An EVE survival game that gets reset every month or so would present the opportunity to short-circuit all of the slow gameplay, turning everything up to 11 for a much faster-paced game with shorter-term gameplay. Imagine mining yields and cargo capacities multiplied by a factor of 10, drop rates of all loot and NPC bounties massively increased, manufacturing rates increased, warp speeds increased, and skill training speeds of 100 million skill points per month.
Since you know that the server will eventually be reset, there’s no problem with assets accumulating to crazy levels. A new player could farm the materials to build a fleet of cruisers or a couple of larger ships in their first few hours, so losing a ship wouldn’t be such a big deal. You could also do things you could never accomplish on the main server, such as piloting a titan or owning a Keepstar citadel.
The current development focus for EVE Online is on world-building mechanics, with the recent deployment of Citadel structures and the upcoming release of drilling platforms later this year. With a fully persistent universe, CCP has to be careful to balance the price and destructibility of structures so that they’re useful but aren’t just spammed everywhere. Citadels accomplish this with short vulnerability periods every week during which they can be attacked and an asset safety system that prevents ships and items inside them from being destroyed or stolen.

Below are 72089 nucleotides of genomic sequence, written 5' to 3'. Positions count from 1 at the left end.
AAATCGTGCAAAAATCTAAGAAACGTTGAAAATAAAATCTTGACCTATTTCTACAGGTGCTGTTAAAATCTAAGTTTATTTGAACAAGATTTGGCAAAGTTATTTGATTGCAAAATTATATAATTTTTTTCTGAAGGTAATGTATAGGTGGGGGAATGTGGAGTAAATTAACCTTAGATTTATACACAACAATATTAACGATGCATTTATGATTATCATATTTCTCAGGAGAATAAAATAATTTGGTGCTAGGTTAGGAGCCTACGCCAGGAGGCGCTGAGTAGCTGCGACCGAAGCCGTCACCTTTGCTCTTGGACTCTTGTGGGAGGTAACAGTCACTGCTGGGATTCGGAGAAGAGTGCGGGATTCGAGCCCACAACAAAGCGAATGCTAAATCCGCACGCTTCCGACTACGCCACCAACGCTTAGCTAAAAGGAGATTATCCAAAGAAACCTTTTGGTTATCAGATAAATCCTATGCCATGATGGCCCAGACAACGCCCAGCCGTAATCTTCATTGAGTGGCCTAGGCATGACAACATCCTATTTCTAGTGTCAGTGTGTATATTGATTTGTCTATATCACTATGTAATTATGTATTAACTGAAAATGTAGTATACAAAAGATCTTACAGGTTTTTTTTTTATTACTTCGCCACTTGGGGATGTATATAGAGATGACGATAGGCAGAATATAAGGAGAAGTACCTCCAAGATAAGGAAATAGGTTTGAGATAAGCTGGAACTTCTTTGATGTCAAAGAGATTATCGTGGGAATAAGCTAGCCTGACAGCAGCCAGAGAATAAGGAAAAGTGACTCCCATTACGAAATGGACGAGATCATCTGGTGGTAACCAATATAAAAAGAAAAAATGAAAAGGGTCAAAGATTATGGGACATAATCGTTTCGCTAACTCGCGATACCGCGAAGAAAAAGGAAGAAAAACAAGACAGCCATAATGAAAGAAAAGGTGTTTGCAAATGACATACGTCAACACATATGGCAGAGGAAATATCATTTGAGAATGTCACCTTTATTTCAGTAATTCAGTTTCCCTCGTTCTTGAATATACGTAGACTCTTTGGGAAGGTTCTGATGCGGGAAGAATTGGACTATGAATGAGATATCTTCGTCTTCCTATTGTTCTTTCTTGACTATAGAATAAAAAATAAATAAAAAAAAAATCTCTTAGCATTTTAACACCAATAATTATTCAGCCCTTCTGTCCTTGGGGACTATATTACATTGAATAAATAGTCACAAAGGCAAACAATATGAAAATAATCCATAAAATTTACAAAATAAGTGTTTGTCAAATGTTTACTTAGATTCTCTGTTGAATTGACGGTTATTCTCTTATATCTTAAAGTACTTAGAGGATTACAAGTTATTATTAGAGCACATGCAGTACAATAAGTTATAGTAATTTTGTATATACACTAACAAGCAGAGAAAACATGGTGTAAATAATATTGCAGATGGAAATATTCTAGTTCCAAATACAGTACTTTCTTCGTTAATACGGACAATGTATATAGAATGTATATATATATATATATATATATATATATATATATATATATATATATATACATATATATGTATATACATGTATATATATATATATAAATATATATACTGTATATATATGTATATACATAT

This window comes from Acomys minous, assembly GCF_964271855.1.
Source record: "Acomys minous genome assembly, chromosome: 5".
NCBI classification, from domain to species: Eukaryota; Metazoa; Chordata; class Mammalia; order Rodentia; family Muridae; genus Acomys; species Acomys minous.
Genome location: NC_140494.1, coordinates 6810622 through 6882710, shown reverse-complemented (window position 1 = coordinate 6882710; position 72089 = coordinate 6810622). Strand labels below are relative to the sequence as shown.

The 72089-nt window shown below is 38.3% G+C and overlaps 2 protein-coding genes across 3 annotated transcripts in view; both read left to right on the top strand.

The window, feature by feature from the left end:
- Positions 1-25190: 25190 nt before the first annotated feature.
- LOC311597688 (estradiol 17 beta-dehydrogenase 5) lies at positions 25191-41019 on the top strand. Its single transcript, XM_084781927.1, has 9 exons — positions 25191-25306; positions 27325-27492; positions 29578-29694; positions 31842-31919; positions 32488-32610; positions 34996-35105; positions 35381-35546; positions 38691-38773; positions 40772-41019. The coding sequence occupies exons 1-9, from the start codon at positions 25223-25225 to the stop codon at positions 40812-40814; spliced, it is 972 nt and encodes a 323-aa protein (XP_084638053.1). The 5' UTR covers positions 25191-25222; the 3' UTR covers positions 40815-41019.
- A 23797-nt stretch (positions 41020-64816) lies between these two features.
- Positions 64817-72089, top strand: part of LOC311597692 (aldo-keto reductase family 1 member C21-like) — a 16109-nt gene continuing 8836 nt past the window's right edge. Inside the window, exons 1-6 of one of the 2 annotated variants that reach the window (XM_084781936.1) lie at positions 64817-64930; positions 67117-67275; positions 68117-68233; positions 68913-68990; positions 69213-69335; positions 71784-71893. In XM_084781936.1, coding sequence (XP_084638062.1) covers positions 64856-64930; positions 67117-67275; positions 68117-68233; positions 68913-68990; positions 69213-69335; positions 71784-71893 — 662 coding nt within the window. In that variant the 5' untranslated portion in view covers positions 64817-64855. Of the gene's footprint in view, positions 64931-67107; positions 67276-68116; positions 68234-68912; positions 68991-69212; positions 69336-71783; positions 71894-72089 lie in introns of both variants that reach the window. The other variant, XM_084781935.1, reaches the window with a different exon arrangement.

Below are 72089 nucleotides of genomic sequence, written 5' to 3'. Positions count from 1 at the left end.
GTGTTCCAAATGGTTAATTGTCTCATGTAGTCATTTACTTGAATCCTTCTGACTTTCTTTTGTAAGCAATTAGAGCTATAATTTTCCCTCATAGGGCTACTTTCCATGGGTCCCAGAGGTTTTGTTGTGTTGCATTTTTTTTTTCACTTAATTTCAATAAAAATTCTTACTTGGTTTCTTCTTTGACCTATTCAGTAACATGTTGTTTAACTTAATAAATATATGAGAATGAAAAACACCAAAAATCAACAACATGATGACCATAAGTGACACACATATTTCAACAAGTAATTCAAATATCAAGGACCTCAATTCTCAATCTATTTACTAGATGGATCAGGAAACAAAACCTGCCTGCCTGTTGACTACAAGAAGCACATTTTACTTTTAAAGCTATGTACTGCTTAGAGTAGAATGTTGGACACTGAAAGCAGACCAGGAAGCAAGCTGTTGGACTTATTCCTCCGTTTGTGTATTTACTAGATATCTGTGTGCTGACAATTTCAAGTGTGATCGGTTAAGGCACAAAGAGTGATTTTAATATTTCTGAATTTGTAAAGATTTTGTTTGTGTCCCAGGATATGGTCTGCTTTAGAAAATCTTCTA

If you throw the idea of long-term persistence out the window for a survival server that resets every month or so, suddenly all of those considerations vanish and you can be a lot more brutal. RUST has an interesting angle on destructibility and world-building in a temporary world, with basic structures being super cheap to build but players having to farm resources to upgrade their defences. The servers are usually full of abandoned and destroyed structures by the end of the month, and a few large groups will have emerged victorious with practically impenetrable bases, but that’s OK in a game where the server is periodically wiped.
In an EVE survival game, all structures could be permanently vulnerable and drop full loot when destroyed, and there might be no safe NPC stations to live in at all. The increased rate at which players can gather assets would help to mitigate the loss and let people rebuild or counter-attack when they lose their home. You could have small structures like depots that anyone could deploy for free, and then a system for upgrading them to larger citadels when you store the required resources inside, plus additional structures like turrets. Every wipe would eventually end up with one group emerging as the clear winner on each server, and that’s OK.
There will be those of you who groan at the mere mention of survival sandbox games, but EVE Online has essentially always been that type of game; It’s just a very long-term one. The core of EVE Online is putting players in a box with limited resources the tools to smash each other over the head, and that works equally well on long and short time scales.
With some big changes, EVE‘s core gameplay could be used to produce an amazing seasonal PvP game with small servers that get periodically reset. The grindy gameplay elements could be eliminated, different rule sets and mutators could be applied to different servers, new procedural maps could be generated, and new gameplay changes could be tested in a microcosm of the real EVE. It would just be EVE Online turned up to 11 and given a big shake every month, and that could be amazing.